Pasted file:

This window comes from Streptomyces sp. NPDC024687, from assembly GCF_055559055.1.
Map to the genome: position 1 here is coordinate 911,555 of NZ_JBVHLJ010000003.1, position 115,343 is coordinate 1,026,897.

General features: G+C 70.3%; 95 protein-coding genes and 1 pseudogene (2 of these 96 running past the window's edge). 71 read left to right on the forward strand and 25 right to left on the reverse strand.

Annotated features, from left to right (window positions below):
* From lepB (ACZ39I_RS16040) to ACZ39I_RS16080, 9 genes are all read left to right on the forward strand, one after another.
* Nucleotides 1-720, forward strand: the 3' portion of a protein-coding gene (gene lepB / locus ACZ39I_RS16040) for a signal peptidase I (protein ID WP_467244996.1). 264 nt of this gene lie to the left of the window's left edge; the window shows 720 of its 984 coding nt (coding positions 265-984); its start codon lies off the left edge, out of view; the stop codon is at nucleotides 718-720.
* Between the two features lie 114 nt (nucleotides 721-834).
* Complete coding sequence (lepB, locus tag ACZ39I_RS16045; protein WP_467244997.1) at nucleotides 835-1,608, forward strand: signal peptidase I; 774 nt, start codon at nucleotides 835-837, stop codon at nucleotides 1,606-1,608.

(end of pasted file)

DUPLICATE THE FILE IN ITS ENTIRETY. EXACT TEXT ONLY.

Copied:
This window comes from Streptomyces sp. NPDC024687, from assembly GCF_055559055.1.
Map to the genome: position 1 here is coordinate 911,555 of NZ_JBVHLJ010000003.1, position 115,343 is coordinate 1,026,897.

General features: G+C 70.3%; 95 protein-coding genes and 1 pseudogene (2 of these 96 running past the window's edge). 71 read left to right on the forward strand and 25 right to left on the reverse strand.

Annotated features, from left to right (window positions below):
* From lepB (ACZ39I_RS16040) to ACZ39I_RS16080, 9 genes are all read left to right on the forward strand, one after another.
* Nucleotides 1-720, forward strand: the 3' portion of a protein-coding gene (gene lepB / locus ACZ39I_RS16040) for a signal peptidase I (protein ID WP_467244996.1). 264 nt of this gene lie to the left of the window's left edge; the window shows 720 of its 984 coding nt (coding positions 265-984); its start codon lies off the left edge, out of view; the stop codon is at nucleotides 718-720.
* Between the two features lie 114 nt (nucleotides 721-834).
* Complete coding sequence (lepB, locus tag ACZ39I_RS16045; protein WP_467244997.1) at nucleotides 835-1,608, forward strand: signal peptidase I; 774 nt, start codon at nucleotides 835-837, stop codon at nucleotides 1,606-1,608.